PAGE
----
A significant element of this trip and one of the most awaited by our group of travel writers was the Panorama Route. The Panorama Route is a scenic road connecting several cultural and natural points of interest. This route, steeped in the history of South Africa, is situated in the Mpumalanga province. The route is centred around the Blyde River Canyon, the world’s third largest canyon, and features numerous waterfalls, one of the largest afforested areas in South Africa and several natural landmarks. The route starts at the foot of the Long Tom Pass just outside Lydenburg, following the natural descent from the Great Escarpment to the Lowveld, and ends at the border of the Mpumalanga and Limpopo provinces near the Echo Caves.
On the Panorama route, we had a chance to visit The Sudwala Caves which are the oldest in the world, made of Precambrian dolomite rock laid down about 2800 million years ago. However, the caves themselves were formed about 240 million years ago. Sudwala means a grass skirt of a married woman and these caves were used as shelter in prehistoric times (a 45 minute tour costs R95 adult; R50 child). Other activities like fish spa (R60 for 30 minutes) and dinosaur park are also available here.
We saw various types of rock formations like the ‘Screaming Monster’ (160 million-year-old formation; the famous ‘Race of the Screaming Monster’ is held inside this cave every year), ‘Samson’s Pillar’, ‘Praying Nuns’, ‘Kentucky Fried Chicken’ and ‘Lowveld Rocket’. They also have an amphitheatre inside the cave where singing performances and orchestra are held. At a height of 37 m and 70 m in diameter, it can hold up to 360 people. It is the largest dolomite theatre in the southern hemisphere.
They say Mpumalanga is a place that has multiple natural attractions. We visited the Three Rondavels (R30) in Graskop which is a natural creation. Exactly as they sound, the Three Rondavels are three round mountains with slightly pointed tops, very similar to the traditional round or oval homes found in rural areas of South Africa that are thatched on the top. Locals believe that this is where they originated from.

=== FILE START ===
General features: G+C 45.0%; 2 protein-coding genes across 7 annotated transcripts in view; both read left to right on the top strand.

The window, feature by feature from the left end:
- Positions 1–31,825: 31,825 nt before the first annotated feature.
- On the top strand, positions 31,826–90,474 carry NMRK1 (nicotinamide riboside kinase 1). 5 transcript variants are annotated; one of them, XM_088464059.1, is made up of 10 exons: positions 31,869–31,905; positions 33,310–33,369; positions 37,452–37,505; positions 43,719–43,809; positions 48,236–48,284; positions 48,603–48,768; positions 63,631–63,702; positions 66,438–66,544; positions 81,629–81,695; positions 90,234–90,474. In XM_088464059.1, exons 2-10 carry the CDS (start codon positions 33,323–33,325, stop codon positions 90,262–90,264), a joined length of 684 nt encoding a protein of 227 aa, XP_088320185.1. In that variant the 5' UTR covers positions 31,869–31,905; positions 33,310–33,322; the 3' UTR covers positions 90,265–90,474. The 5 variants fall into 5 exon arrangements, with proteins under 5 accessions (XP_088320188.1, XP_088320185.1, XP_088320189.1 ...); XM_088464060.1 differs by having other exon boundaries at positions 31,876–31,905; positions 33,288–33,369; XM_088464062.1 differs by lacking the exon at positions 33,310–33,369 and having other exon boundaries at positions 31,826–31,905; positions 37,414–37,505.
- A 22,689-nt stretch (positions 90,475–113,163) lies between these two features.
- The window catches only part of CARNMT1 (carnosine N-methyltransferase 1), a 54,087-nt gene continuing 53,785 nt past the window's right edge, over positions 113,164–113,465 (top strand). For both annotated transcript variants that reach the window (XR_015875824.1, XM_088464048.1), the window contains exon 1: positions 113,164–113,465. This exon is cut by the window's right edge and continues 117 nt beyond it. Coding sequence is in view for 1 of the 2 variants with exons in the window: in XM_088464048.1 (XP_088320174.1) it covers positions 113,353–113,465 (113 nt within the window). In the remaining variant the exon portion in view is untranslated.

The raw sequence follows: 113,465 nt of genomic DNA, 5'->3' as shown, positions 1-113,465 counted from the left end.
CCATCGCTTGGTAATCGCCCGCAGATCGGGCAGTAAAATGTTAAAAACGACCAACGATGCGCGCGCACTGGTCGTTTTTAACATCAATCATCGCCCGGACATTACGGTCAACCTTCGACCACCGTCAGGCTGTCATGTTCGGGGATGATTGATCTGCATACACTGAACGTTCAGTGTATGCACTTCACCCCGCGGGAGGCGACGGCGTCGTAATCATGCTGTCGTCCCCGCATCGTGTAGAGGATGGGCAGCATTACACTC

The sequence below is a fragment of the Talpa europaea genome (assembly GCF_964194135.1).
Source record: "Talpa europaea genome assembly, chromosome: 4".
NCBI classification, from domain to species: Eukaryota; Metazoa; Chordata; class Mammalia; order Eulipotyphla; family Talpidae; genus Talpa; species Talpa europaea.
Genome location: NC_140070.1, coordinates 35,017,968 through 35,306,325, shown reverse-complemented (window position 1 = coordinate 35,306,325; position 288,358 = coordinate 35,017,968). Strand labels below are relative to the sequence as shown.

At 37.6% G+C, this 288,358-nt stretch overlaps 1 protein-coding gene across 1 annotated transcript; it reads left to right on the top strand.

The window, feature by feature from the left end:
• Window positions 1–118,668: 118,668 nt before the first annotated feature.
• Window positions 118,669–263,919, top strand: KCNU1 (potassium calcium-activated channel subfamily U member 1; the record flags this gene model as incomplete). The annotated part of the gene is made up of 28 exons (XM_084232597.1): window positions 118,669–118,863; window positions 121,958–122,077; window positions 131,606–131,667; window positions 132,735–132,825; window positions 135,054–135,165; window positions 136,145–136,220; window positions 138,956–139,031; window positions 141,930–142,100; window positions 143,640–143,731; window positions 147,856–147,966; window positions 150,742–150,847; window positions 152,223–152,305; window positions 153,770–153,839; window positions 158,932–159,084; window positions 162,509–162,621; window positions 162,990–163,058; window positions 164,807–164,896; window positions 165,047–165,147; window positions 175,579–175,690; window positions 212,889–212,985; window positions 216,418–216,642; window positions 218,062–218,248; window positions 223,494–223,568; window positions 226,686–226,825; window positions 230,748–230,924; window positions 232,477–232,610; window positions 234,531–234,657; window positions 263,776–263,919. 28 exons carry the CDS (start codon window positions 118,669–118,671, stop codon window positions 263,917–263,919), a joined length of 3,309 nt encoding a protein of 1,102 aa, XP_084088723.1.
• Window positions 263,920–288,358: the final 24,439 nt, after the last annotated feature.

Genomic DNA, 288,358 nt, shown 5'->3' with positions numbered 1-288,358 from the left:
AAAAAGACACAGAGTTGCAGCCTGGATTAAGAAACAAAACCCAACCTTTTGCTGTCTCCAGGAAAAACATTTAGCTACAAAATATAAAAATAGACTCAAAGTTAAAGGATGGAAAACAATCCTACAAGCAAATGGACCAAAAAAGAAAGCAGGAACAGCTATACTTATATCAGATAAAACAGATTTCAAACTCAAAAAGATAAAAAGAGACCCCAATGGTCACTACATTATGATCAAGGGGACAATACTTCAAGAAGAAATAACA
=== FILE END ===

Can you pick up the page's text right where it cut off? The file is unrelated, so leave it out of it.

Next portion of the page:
We then went to Bourke’s Luck Potholes (R68). This geological feature and day visitors’ attraction, is situated at the confluence of the Treur and Blyde rivers. It was named after a local prospector, Tom Bourke, who predicted the presence of gold, though he found none himself. The pedestrian bridges connect the various overlooks of the potholes and the gorge downstream. Here we have many photo opportunities and also saw a few baboons troubling tourists. There is also an interpretation centre and the Blyde Museum.
Our next stop over was God’s Window. The climax of the famous 1980 movie ‘The Gods Must Be Crazy’ was shot here. They have a lot of theories connected to this place: some say it has no gravitational pull and what you throw inside, comes back to you. They also say if you make a wish here, it will come true. Some say that it is ‘the tip of the world’. It was truly beautiful and we could see the lightning as we were here on a rainy day.
Next, we drove across to Sabi River Sun Resort to check in. As it was already December, the Christmas decorations were up and the place looked very lively. They have a bar called The Water Hole Bar where I noticed the bartender preparing a drink of Pimm’s. They also have a restaurant called Sesonke which has live counters and a buffet. We headed out to Kuka Restaurant and Cocktail Lounge in Hazyview for dinner.
To be in South Africa is to feel part of a story that goes back to the start of our shared humanity, the first chapter of our story and everyone else’s, and to be welcomed back ‘home’ not as a traveller, but as a friend.
Top Indian Restaurants in Durban
The Oyster Box Hotel
Aromatic tandoori is served up in scenic surroundings on The Ocean Terrace, where the hotel’s popular curry buffet is also held.
The Little India
Live South Indian music adds a unique flair to its fragrant aromatic spiced dishes.
Top Indian Restaurants in Johannesburg
With both North and South Indian cuisines, it is one of the most recommended restaurants in the city. Spice lovers flock here. They also offer a large variety of meals suitable for vegetarians.
Serves authentic dishes with flavours derived from Kashmir to Kerala and everywhere in between.
Where to Shop
Most of the places we visited have a curio market and all the items on sale here represent an initiative by people from local communities to earn a living. Bargaining is possible all through the Panorama Route and flea markets. Durban and Johannesburg have many malls one can look at for local and international brands.